• with Tómas Tryggvason. Austfirðir norðan Gerpis. Árbók Ferðafélags Islands. [Reykjavík]: Ferðafélag Íslands, 1957. OCLC 55778776
  • Austfirzk skáld og rithöfundar. Austurland safn austfirzkra fræða 6. [Reykjavík]: Bókaforlag Odds Björnssonar, 1964. OCLC 1806111

References[edit]

  1. ^ Anatoly Liberman, "Stefán Einarsson: Austfirðingur í húð og hár", in Stefán Einarsson, Studies in Germanic Philology, ed. Anatoly Liberman, Hamburg: Buske, 1986, ISBN 9783871187551, pp. ix–xlii, p. ix.
  2. ^ a b Liberman, p. xv.
  3. ^ Liberman, p. xvii.
  4. ^ a b c d Dr. Stefán Einarsson: eini Breiðdælingurinn til þess að hljóta doktorsnafnabót á 20. öld, Breiðdæla, 2002, retrieved 9 March 2013 (Icelandic)
  5. ^ Liberman, pp. xvii, xxi.
  6. ^ Liberman, p. xxix.
  7. ^ a b c Biographical Note - Einarsson (Stefan) 1897–1972: Papers 1942–1959, Special Collections, The Milton S. Eisenhower Library, The Johns Hopkins University.
  8. ^ Liberman, p. xxv.
  9. ^ Liberman, p. xxvi.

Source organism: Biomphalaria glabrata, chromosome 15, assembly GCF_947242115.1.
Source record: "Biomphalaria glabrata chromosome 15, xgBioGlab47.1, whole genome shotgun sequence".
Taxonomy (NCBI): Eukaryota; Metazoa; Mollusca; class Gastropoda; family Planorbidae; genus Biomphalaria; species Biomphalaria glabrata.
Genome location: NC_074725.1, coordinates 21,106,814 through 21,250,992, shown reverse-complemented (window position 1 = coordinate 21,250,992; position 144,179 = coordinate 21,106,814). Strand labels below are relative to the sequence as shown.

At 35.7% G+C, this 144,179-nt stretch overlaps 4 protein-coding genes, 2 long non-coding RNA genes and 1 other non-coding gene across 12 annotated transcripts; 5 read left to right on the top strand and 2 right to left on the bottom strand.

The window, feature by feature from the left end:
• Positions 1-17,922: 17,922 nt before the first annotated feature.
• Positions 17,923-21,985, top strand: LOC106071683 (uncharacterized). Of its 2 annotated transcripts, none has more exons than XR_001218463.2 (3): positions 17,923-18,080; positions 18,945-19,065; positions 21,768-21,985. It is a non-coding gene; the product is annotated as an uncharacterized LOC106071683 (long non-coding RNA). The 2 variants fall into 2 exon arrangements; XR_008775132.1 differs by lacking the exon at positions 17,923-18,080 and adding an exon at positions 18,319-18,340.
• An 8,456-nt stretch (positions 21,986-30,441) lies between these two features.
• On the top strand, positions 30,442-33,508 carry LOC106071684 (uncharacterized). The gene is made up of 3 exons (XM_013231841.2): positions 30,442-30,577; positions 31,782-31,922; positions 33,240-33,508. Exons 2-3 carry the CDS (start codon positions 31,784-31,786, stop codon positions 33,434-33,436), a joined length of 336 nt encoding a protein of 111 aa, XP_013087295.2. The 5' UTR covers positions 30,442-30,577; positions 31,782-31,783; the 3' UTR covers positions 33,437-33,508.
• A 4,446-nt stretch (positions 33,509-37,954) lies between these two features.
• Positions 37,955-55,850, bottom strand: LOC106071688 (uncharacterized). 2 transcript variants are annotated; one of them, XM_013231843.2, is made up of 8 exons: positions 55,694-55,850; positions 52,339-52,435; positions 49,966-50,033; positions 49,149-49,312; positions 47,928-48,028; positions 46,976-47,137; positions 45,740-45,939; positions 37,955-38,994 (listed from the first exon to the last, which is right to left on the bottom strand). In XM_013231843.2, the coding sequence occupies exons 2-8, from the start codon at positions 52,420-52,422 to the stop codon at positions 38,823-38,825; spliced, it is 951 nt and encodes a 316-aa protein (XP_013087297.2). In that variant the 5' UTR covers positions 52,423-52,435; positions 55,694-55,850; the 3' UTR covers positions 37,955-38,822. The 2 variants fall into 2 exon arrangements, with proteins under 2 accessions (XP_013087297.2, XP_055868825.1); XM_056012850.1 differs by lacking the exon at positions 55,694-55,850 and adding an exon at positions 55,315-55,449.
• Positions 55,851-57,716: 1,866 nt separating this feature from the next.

10. ^ Liberman, p. xxxiii.
  11. ^ Liberman, p. xxx.
  12. ^ John G. Allee, Jr., "Stefán Einarsson", in Nordica et Anglica: Studies in honor of Stefán Einarsson, ed. Allan H. Orrick, Janua linguarum series maior 22, The Hague: Mouton, 1968, OCLC 631499, pp. 7–9, p. 8.
  13. ^ Liberman, p. xx; other sources spell her name Margarete Schwarzenburg.
  14. ^ Liberman, pp. xxxi, xxxiii.
  15. ^ a b History of Hoskuldsstadir, Odin Tours Iceland, retrieved 8 March 2013.
  16. ^ Liberman, p. xxxii.
  17. ^ Allee, p. 7, "approaching five hundred"; see "The Writings of Stefán Einarsson", Nordica et Anglica, pp. 175–96. The bibliographical supplement in Liberman, pp. xliii–xlvi, brings the number to 525.
  18. ^ Review by Fritz Frauchiger, Books Abroad 21.3, Summer 1947, p. 352.
  19. ^ Review by Gabriel Turville-Petre, The Modern Language Review 41.2, April 1946, pp. 219–20.
  20. ^ Review of Stefán Einarsson. History of Icelandic Prose Writers, 1800–1940 by Knut Bergsland, Books Abroad 24.4, Autumn 1950, pp. 415–16.
  21. ^ Review of Stefán Einarsson. A History of Icelandic Literature by Raymond E. Lindgren, Books Abroad 32.3, Summer 1958, p. 322.
  22. ^ Liberman, pp. xxxvi–xxxvii.
  23. ^ a b Málþing um ævi og störf Stefáns Einarssonar, Austur.is, [2012], retrieved 9 March 2013 (Icelandic)
  24. ^ Allee, pp. 8, 9.
  25. ^ Liberman, p. xi.
  26. ^ Liberman, p. xl.
  27. ^ a b Liberman, p. xxxv.
  28. ^ "Just Begging to be Explored: Breiðdalur Valley of East Iceland", The Icelandic Times, September 2011.

External links[edit]